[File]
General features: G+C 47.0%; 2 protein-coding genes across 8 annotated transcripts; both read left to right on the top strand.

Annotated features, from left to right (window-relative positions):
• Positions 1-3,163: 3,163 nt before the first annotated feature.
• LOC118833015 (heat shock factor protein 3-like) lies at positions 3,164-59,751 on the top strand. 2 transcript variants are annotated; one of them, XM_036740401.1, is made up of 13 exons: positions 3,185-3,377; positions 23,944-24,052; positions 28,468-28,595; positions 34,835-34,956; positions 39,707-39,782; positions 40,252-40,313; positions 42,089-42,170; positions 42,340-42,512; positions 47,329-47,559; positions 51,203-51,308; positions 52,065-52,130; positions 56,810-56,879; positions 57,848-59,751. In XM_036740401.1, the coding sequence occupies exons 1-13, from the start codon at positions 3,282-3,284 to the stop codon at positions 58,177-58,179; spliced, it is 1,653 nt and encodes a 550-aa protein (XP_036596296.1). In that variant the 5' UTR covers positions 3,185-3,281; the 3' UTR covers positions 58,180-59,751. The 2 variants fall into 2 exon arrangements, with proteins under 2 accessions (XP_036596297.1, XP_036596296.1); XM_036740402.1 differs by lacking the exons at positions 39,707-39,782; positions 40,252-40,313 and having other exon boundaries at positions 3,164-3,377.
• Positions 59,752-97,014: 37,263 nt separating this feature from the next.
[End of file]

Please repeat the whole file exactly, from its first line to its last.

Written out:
General features: G+C 47.0%; 2 protein-coding genes across 8 annotated transcripts; both read left to right on the top strand.

Annotated features, from left to right (window-relative positions):
• Positions 1-3,163: 3,163 nt before the first annotated feature.
• LOC118833015 (heat shock factor protein 3-like) lies at positions 3,164-59,751 on the top strand. 2 transcript variants are annotated; one of them, XM_036740401.1, is made up of 13 exons: positions 3,185-3,377; positions 23,944-24,052; positions 28,468-28,595; positions 34,835-34,956; positions 39,707-39,782; positions 40,252-40,313; positions 42,089-42,170; positions 42,340-42,512; positions 47,329-47,559; positions 51,203-51,308; positions 52,065-52,130; positions 56,810-56,879; positions 57,848-59,751. In XM_036740401.1, the coding sequence occupies exons 1-13, from the start codon at positions 3,282-3,284 to the stop codon at positions 58,177-58,179; spliced, it is 1,653 nt and encodes a 550-aa protein (XP_036596296.1). In that variant the 5' UTR covers positions 3,185-3,281; the 3' UTR covers positions 58,180-59,751. The 2 variants fall into 2 exon arrangements, with proteins under 2 accessions (XP_036596297.1, XP_036596296.1); XM_036740402.1 differs by lacking the exons at positions 39,707-39,782; positions 40,252-40,313 and having other exon boundaries at positions 3,164-3,377.
• Positions 59,752-97,014: 37,263 nt separating this feature from the next.